Being made redundant can be a challenging time, but one advantage could be using some of your redundancy pay to tax-efficiently boost your pension.
In 2023, nearly one in ten people (9.54%) over 50 but not yet at pensionable age left work involuntarily, according to the International Longevity Centre (ILC). Provided you’ve worked for a company for at least two years, you should receive a payout if you’re made redundant.
You could invest some of this money in your pension, but you need to ensure you aren’t breaching your Annual Allowance, and that this is the right decision for you. Make sure you won’t need it to cover rising living expenses, too, as once it’s in your pension it will be tied up at least until you reach the age of 55 (rising to 57 by 2028).
Here, we explain how to use some of your redundancy payout to increase your pension savings, and what you need to consider before paying this money into your retirement pot.
How much can you pay into your pension?
If you pay into a defined contribution pension, sometimes known as a money purchase pension, you can pay in up to 100% of your earnings into your pension each tax year, up to a maximum Annual Allowance of £60,000 in the 2023/24 tax year.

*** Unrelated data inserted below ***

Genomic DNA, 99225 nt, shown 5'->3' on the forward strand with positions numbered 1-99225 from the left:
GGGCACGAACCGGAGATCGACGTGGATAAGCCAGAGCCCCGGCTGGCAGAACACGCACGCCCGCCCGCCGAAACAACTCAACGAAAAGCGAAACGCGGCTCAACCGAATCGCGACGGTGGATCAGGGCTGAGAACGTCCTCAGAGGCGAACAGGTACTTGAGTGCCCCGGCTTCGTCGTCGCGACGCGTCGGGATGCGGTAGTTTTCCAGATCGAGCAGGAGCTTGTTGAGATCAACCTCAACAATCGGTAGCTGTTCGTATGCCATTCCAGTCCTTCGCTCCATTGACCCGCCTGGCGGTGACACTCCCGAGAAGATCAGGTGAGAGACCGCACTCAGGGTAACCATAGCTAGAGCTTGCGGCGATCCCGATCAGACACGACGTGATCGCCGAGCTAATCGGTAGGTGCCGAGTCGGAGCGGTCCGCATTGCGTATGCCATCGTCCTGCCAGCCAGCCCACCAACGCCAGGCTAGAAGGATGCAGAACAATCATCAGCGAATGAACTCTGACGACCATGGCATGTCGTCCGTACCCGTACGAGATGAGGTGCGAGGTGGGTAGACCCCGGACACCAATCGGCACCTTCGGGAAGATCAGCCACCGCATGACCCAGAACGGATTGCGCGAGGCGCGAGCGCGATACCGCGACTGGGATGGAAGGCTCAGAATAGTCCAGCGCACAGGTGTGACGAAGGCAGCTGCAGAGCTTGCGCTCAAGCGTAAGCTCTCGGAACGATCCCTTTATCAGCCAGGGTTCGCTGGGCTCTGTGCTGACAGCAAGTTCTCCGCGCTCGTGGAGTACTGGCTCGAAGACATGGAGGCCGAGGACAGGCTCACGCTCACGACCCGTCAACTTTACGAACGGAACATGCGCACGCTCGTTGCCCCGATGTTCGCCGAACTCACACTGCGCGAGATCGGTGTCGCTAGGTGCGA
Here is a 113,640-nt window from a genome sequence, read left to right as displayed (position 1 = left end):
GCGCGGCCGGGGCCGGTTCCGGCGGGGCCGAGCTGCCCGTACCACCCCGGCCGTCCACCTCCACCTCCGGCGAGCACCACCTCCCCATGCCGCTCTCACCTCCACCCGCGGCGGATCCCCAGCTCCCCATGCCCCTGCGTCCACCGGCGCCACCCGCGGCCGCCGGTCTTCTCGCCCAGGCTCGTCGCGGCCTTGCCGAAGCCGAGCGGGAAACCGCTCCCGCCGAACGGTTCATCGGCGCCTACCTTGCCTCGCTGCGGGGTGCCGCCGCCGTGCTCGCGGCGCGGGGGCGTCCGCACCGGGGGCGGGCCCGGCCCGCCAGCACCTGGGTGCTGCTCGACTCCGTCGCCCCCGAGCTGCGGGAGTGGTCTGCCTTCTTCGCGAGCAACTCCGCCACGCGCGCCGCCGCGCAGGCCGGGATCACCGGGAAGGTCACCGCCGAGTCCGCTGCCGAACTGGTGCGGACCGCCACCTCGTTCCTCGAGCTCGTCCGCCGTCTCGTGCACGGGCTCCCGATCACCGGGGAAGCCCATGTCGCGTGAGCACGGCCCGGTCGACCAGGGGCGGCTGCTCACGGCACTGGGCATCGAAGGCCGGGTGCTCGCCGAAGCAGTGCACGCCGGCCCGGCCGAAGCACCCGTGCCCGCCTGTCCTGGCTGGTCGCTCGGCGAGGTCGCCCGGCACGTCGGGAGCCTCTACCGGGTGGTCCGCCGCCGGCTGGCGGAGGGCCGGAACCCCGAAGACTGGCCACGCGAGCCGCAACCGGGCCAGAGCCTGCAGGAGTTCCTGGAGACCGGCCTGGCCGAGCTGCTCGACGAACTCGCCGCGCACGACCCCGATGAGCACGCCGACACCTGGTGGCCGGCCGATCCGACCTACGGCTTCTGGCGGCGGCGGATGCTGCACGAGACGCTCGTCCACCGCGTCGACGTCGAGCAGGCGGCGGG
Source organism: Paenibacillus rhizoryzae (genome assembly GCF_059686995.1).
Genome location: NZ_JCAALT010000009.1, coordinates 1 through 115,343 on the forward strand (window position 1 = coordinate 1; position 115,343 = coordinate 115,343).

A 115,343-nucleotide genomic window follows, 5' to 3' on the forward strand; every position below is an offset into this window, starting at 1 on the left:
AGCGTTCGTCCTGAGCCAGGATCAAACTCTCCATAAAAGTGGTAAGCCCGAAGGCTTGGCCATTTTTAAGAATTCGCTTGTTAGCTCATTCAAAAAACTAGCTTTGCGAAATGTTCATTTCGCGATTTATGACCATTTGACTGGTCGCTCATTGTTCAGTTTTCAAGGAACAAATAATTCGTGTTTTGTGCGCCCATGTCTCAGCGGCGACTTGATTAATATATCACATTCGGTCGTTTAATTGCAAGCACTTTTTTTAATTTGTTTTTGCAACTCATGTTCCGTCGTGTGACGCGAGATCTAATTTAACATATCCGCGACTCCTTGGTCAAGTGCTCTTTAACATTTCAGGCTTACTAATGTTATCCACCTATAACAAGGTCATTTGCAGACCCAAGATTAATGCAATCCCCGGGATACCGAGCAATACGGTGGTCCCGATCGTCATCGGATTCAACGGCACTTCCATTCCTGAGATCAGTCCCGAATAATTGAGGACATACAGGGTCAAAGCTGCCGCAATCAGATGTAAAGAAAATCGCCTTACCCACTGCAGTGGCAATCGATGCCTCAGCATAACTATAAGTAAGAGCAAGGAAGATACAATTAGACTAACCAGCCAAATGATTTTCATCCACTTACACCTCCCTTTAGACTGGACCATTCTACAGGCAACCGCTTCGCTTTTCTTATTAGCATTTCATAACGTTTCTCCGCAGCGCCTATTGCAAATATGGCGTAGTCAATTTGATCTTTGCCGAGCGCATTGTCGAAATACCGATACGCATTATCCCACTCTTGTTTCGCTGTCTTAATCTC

You can also ‘carry forward’ any unused Annual Allowance from the last three years as long as you were enrolled in a pension scheme during that time. This can be helpful if you have a big lump sum such as a redundancy payout that you want to invest in one year. For example, if you receive a redundancy payout of £80,000 and you’ve paid £20,000 into your pension the previous tax year (less than your Annual Allowance), you can pay the full lump sum into your pension if you wish. Read more in our articles How do pension allowances work? and Pension carry forward explained.
Bear in mind you do not need to report additional contributions under carry forward to HMRC, provided you qualify to use this rule, and haven’t exceeded your allowance. If you do contribute more than your overall allowance into your pension, you will pay a tax charge which will claw back any tax relief you received that you were not entitled to. So it’s important to ensure you’re sticking within the rules.
What difference could a redundancy payout make to your pension?